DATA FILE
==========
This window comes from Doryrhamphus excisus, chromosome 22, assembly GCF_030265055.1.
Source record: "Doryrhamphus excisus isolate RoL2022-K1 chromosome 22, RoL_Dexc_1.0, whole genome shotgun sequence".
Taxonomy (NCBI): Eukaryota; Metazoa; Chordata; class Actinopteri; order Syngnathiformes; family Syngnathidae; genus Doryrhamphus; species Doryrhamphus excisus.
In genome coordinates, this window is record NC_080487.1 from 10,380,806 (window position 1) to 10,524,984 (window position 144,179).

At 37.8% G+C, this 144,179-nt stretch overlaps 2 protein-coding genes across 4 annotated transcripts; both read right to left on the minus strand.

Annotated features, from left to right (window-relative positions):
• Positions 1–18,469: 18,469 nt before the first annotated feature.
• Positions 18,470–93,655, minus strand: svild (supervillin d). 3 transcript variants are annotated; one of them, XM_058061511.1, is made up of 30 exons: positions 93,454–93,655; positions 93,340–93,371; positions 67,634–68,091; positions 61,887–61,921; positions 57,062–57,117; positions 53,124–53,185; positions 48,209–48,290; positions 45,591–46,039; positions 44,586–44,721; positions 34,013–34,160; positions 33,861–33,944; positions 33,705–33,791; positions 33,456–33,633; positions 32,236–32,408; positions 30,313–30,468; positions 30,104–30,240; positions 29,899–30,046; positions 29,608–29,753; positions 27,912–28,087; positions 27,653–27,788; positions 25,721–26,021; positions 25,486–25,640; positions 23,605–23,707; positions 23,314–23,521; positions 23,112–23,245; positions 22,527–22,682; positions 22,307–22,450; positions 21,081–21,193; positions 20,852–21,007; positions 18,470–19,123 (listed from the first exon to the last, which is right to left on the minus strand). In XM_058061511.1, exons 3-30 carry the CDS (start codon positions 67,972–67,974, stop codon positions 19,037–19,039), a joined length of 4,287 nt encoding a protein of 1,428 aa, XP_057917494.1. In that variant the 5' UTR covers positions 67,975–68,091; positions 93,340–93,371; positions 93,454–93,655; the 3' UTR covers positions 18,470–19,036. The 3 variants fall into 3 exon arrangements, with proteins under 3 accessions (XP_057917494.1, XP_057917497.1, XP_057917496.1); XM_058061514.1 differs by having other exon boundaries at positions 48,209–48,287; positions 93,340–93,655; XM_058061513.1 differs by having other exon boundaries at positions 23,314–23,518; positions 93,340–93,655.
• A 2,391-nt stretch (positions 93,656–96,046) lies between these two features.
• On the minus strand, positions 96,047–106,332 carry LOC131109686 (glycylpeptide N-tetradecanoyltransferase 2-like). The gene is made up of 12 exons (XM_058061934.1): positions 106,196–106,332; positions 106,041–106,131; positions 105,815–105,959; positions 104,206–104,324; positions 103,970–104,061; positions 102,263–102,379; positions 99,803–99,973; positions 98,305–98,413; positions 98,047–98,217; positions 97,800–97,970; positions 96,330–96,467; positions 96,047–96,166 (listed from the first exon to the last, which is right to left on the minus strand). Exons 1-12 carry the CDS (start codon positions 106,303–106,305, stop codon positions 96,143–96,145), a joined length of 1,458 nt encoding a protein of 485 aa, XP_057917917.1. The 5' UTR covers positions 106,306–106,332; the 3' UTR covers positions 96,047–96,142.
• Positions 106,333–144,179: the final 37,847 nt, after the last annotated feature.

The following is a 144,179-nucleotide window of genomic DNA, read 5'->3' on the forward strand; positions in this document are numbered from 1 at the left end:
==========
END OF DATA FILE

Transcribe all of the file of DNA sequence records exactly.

This window comes from Doryrhamphus excisus, chromosome 22, assembly GCF_030265055.1.
Source record: "Doryrhamphus excisus isolate RoL2022-K1 chromosome 22, RoL_Dexc_1.0, whole genome shotgun sequence".
Taxonomy (NCBI): Eukaryota; Metazoa; Chordata; class Actinopteri; order Syngnathiformes; family Syngnathidae; genus Doryrhamphus; species Doryrhamphus excisus.
In genome coordinates, this window is record NC_080487.1 from 10,380,806 (window position 1) to 10,524,984 (window position 144,179).

At 37.8% G+C, this 144,179-nt stretch overlaps 2 protein-coding genes across 4 annotated transcripts; both read right to left on the minus strand.

Annotated features, from left to right (window-relative positions):
• Positions 1–18,469: 18,469 nt before the first annotated feature.
• Positions 18,470–93,655, minus strand: svild (supervillin d). 3 transcript variants are annotated; one of them, XM_058061511.1, is made up of 30 exons: positions 93,454–93,655; positions 93,340–93,371; positions 67,634–68,091; positions 61,887–61,921; positions 57,062–57,117; positions 53,124–53,185; positions 48,209–48,290; positions 45,591–46,039; positions 44,586–44,721; positions 34,013–34,160; positions 33,861–33,944; positions 33,705–33,791; positions 33,456–33,633; positions 32,236–32,408; positions 30,313–30,468; positions 30,104–30,240; positions 29,899–30,046; positions 29,608–29,753; positions 27,912–28,087; positions 27,653–27,788; positions 25,721–26,021; positions 25,486–25,640; positions 23,605–23,707; positions 23,314–23,521; positions 23,112–23,245; positions 22,527–22,682; positions 22,307–22,450; positions 21,081–21,193; positions 20,852–21,007; positions 18,470–19,123 (listed from the first exon to the last, which is right to left on the minus strand). In XM_058061511.1, exons 3-30 carry the CDS (start codon positions 67,972–67,974, stop codon positions 19,037–19,039), a joined length of 4,287 nt encoding a protein of 1,428 aa, XP_057917494.1. In that variant the 5' UTR covers positions 67,975–68,091; positions 93,340–93,371; positions 93,454–93,655; the 3' UTR covers positions 18,470–19,036. The 3 variants fall into 3 exon arrangements, with proteins under 3 accessions (XP_057917494.1, XP_057917497.1, XP_057917496.1); XM_058061514.1 differs by having other exon boundaries at positions 48,209–48,287; positions 93,340–93,655; XM_058061513.1 differs by having other exon boundaries at positions 23,314–23,518; positions 93,340–93,655.
• A 2,391-nt stretch (positions 93,656–96,046) lies between these two features.
• On the minus strand, positions 96,047–106,332 carry LOC131109686 (glycylpeptide N-tetradecanoyltransferase 2-like). The gene is made up of 12 exons (XM_058061934.1): positions 106,196–106,332; positions 106,041–106,131; positions 105,815–105,959; positions 104,206–104,324; positions 103,970–104,061; positions 102,263–102,379; positions 99,803–99,973; positions 98,305–98,413; positions 98,047–98,217; positions 97,800–97,970; positions 96,330–96,467; positions 96,047–96,166 (listed from the first exon to the last, which is right to left on the minus strand). Exons 1-12 carry the CDS (start codon positions 106,303–106,305, stop codon positions 96,143–96,145), a joined length of 1,458 nt encoding a protein of 485 aa, XP_057917917.1. The 5' UTR covers positions 106,306–106,332; the 3' UTR covers positions 96,047–96,142.
• Positions 106,333–144,179: the final 37,847 nt, after the last annotated feature.

The following is a 144,179-nucleotide window of genomic DNA, read 5'->3' on the forward strand; positions in this document are numbered from 1 at the left end: